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Pet hates of a file reviewer – Part 3

3 March 2020

ATEB Consulting’s Steve Bailey continues his series highlighting the pet hates of ATEB consultants when reviewing the files of advisory firms.

To read Pet hates of a file reviewer – Parts 1 and 2, click here for Part 2 and here for Part 1.

This article is the third instalment in our ‘pet hates’ franchise. These articles are light-hearted, even if they contain a smidgin of a serious message.

Groundhog day …
ATEB’s file reviews are very thorough so it is very frustrating when advisers and advice firms don’t appear to learn from our feedback. There is no point in fixing the file in question if the same errors or issues are simply repeated on the next case.

KYC updates …
Many firms do not appear to have a defined consistent process for updating KYC at annual reviews. It can be virtually impossible to identify what is original information and what has been updated.

So what?
We dream of files where there is a good level of soft information. Soft facts give meaning and context to hard facts. There is a Yorkshire saying that ‘apple pie without cheese* is like a kiss without a squeeze’. The same sentiment applies to hard facts without accompanying soft facts.

However, ALL facts, whether hard or soft, need to be relevant. Knowing that the client has a dog and enjoys walking in the hills is all well and good but irrelevant.

We reviewed a case recently where there was much information about the fact that the client made pies. We learned what pies he makes and what the new line of pies was that was being introduced. The only outcome of that information was that the reviewer went for an early lunch.

(* Wensleydale is the recommended variety.)

KYC mysteries …
Fact finds often contain information that is inconsistent with other information, for example the client’s responses to risk questions. And sometimes information just appears out of nowhere, i.e. the suitability report states things that are nowhere to be found in any of the KYC. That is not a hanging offence (we had a vote to decide) but we do consider that information that appears in the report but which is not supported by evidence of discussions elsewhere is, at the very least, less credible as a result.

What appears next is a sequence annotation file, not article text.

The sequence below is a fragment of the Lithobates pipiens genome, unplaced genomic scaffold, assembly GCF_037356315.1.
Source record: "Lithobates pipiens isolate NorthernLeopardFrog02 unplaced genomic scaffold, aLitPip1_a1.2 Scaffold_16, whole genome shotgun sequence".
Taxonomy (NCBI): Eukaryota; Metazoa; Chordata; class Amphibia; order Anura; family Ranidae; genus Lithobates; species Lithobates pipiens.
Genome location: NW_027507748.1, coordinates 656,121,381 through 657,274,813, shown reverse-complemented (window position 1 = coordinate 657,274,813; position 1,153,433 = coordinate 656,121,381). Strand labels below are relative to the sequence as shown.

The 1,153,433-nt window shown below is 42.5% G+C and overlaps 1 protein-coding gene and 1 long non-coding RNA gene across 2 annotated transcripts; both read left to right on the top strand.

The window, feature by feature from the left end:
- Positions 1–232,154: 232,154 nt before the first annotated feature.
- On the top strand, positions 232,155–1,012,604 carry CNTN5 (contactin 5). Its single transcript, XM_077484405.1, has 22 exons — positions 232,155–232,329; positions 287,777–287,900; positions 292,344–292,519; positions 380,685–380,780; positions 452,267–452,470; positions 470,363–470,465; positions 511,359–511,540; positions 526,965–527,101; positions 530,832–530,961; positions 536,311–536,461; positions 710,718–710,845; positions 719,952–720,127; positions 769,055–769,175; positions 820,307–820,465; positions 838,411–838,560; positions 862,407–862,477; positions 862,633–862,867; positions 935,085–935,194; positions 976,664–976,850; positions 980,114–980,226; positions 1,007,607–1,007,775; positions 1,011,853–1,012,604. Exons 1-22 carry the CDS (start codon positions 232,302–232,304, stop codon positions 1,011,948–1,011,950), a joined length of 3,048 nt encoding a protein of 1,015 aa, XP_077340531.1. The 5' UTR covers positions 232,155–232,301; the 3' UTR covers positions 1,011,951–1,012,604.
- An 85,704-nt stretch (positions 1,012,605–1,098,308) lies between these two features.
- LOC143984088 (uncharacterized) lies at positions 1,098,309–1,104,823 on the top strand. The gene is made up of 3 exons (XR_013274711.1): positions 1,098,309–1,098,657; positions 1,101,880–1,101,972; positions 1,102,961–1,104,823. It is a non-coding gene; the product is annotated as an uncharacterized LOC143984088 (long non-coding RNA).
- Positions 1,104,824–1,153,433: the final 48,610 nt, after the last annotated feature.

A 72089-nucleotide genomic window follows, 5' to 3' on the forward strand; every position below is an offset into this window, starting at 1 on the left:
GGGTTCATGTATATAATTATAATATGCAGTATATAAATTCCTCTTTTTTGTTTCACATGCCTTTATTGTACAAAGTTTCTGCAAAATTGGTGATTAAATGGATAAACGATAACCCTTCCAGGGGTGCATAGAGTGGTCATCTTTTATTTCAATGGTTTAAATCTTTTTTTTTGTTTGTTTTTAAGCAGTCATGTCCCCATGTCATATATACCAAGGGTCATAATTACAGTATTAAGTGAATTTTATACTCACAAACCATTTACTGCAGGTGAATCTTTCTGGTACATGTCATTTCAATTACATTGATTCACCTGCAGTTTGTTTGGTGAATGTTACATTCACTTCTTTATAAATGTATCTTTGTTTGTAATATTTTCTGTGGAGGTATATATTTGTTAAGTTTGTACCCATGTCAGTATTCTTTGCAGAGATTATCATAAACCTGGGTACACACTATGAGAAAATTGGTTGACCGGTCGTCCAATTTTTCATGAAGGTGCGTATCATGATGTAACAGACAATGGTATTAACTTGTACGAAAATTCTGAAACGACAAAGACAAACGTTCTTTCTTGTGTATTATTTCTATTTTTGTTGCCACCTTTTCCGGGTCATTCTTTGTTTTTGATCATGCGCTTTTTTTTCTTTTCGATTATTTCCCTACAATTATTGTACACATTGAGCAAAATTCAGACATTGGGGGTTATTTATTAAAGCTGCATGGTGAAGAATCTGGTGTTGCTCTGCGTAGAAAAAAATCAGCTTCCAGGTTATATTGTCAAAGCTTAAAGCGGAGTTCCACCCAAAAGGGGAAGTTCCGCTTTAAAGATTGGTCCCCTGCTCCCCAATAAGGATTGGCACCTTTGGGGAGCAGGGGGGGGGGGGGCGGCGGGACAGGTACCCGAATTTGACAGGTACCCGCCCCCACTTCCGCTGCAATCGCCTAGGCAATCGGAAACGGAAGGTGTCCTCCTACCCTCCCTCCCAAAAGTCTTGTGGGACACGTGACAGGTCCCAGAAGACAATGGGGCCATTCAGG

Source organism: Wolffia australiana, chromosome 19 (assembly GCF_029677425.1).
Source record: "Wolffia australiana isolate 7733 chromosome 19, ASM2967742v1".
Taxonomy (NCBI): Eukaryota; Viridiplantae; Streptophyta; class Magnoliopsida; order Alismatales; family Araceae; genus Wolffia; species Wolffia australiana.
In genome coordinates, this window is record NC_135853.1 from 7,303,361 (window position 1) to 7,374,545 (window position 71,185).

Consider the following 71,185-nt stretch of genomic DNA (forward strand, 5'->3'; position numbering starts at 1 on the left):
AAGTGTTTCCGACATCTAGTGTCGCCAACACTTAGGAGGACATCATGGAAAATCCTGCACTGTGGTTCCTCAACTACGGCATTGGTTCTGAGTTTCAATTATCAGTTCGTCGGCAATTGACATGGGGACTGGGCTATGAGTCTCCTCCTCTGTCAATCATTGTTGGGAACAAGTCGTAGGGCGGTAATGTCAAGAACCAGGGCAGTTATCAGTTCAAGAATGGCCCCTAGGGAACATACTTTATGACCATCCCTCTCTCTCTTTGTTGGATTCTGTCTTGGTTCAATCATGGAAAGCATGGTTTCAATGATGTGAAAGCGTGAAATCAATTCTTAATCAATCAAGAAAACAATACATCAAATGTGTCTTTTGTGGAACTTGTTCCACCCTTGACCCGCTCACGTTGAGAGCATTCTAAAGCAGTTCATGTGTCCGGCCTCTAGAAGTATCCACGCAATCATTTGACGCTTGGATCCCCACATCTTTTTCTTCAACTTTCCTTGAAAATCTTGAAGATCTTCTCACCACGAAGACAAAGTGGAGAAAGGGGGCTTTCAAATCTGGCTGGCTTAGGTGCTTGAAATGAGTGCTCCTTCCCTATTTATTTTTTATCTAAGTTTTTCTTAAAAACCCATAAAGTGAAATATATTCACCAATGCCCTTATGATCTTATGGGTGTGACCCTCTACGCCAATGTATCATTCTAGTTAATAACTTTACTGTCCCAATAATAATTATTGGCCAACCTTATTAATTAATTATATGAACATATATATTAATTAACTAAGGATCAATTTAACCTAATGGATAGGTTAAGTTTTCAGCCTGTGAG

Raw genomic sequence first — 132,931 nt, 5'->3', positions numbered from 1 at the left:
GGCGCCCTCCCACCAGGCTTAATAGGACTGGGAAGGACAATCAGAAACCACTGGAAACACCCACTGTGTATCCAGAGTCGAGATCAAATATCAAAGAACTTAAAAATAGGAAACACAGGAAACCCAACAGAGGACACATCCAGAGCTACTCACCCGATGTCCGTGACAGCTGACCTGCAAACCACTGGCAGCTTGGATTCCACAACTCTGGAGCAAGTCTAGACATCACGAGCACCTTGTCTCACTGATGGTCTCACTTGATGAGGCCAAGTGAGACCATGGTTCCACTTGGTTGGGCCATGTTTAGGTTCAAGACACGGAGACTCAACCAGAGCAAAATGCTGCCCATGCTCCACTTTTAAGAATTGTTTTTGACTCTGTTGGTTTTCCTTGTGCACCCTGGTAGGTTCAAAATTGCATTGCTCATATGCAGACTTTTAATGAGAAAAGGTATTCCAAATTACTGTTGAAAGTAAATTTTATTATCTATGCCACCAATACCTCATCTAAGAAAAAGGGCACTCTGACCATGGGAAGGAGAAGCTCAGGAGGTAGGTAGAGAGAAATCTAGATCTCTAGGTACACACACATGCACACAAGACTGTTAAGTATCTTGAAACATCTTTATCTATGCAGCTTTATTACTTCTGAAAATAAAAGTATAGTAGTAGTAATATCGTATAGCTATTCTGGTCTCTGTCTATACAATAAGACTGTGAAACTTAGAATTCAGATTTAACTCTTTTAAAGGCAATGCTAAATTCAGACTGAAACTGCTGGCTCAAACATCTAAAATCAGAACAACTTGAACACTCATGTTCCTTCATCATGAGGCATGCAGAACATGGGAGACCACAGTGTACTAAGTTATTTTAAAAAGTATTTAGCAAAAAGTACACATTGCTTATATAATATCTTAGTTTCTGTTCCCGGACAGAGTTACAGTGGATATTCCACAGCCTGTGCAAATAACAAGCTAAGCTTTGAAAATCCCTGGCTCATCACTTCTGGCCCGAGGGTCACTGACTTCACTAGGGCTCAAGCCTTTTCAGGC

A switch in time …
Replacement business, usually pension switches, feature large in file reviews. Unfortunately, there is often inadequate rationale for the switch, an absence of the required costs and features comparison or a comparison done ignoring adviser charges. There are around nine common reasons advisers give for recommending a switch and most do not usually stack up where the switch results in increased costs. The whole area of switching merits a fuller examination and we will be writing on this next week.

It’s not as good as ours …
… and while we are on the topic of switching …
Many firms have a centralised investment proposition – complete with a preferred platform and model portfolios. That is fine, but it is important to remember that, just because you prefer it, does not make it an automatic no brainer right solution for every client. Sometimes, more often than might be thought actually, what the client already has is perfectly good. If the firm agrees with the client to provide ongoing service then sign the client up for that service. Switching everything that the client already has is NOT a prerequisite to providing service.

Fees a jolly good fellow …